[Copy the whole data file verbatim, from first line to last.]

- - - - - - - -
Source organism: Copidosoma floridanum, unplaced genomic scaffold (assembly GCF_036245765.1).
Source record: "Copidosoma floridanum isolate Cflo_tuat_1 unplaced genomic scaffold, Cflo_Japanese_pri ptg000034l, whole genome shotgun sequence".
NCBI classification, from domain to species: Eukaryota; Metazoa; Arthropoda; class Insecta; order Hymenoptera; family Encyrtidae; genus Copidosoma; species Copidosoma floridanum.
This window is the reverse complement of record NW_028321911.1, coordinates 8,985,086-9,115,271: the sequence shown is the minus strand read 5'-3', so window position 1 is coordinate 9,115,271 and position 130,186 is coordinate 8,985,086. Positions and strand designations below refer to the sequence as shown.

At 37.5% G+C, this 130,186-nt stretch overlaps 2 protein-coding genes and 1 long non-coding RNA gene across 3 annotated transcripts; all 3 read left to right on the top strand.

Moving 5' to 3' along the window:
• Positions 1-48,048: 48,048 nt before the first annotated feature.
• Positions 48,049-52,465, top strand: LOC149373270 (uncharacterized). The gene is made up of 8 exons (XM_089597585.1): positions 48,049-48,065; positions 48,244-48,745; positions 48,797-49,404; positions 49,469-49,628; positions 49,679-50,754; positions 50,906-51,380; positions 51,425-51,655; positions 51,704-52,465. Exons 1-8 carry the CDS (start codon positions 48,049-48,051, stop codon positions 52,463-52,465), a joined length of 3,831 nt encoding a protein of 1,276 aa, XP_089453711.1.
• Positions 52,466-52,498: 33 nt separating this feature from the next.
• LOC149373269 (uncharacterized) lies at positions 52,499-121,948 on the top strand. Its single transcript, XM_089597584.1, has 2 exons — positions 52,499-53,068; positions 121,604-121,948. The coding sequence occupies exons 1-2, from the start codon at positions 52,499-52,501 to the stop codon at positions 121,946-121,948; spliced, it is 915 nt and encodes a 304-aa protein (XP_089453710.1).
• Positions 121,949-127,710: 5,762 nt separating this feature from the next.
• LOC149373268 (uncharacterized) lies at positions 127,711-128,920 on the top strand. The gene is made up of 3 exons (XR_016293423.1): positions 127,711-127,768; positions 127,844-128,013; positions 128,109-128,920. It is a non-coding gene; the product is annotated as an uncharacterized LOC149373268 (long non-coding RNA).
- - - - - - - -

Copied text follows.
Source organism: Copidosoma floridanum, unplaced genomic scaffold (assembly GCF_036245765.1).
Source record: "Copidosoma floridanum isolate Cflo_tuat_1 unplaced genomic scaffold, Cflo_Japanese_pri ptg000034l, whole genome shotgun sequence".
NCBI classification, from domain to species: Eukaryota; Metazoa; Arthropoda; class Insecta; order Hymenoptera; family Encyrtidae; genus Copidosoma; species Copidosoma floridanum.
This window is the reverse complement of record NW_028321911.1, coordinates 8,985,086-9,115,271: the sequence shown is the minus strand read 5'-3', so window position 1 is coordinate 9,115,271 and position 130,186 is coordinate 8,985,086. Positions and strand designations below refer to the sequence as shown.

At 37.5% G+C, this 130,186-nt stretch overlaps 2 protein-coding genes and 1 long non-coding RNA gene across 3 annotated transcripts; all 3 read left to right on the top strand.

Moving 5' to 3' along the window:
• Positions 1-48,048: 48,048 nt before the first annotated feature.
• Positions 48,049-52,465, top strand: LOC149373270 (uncharacterized). The gene is made up of 8 exons (XM_089597585.1): positions 48,049-48,065; positions 48,244-48,745; positions 48,797-49,404; positions 49,469-49,628; positions 49,679-50,754; positions 50,906-51,380; positions 51,425-51,655; positions 51,704-52,465. Exons 1-8 carry the CDS (start codon positions 48,049-48,051, stop codon positions 52,463-52,465), a joined length of 3,831 nt encoding a protein of 1,276 aa, XP_089453711.1.
• Positions 52,466-52,498: 33 nt separating this feature from the next.
• LOC149373269 (uncharacterized) lies at positions 52,499-121,948 on the top strand. Its single transcript, XM_089597584.1, has 2 exons — positions 52,499-53,068; positions 121,604-121,948. The coding sequence occupies exons 1-2, from the start codon at positions 52,499-52,501 to the stop codon at positions 121,946-121,948; spliced, it is 915 nt and encodes a 304-aa protein (XP_089453710.1).
• Positions 121,949-127,710: 5,762 nt separating this feature from the next.
• LOC149373268 (uncharacterized) lies at positions 127,711-128,920 on the top strand. The gene is made up of 3 exons (XR_016293423.1): positions 127,711-127,768; positions 127,844-128,013; positions 128,109-128,920. It is a non-coding gene; the product is annotated as an uncharacterized LOC149373268 (long non-coding RNA).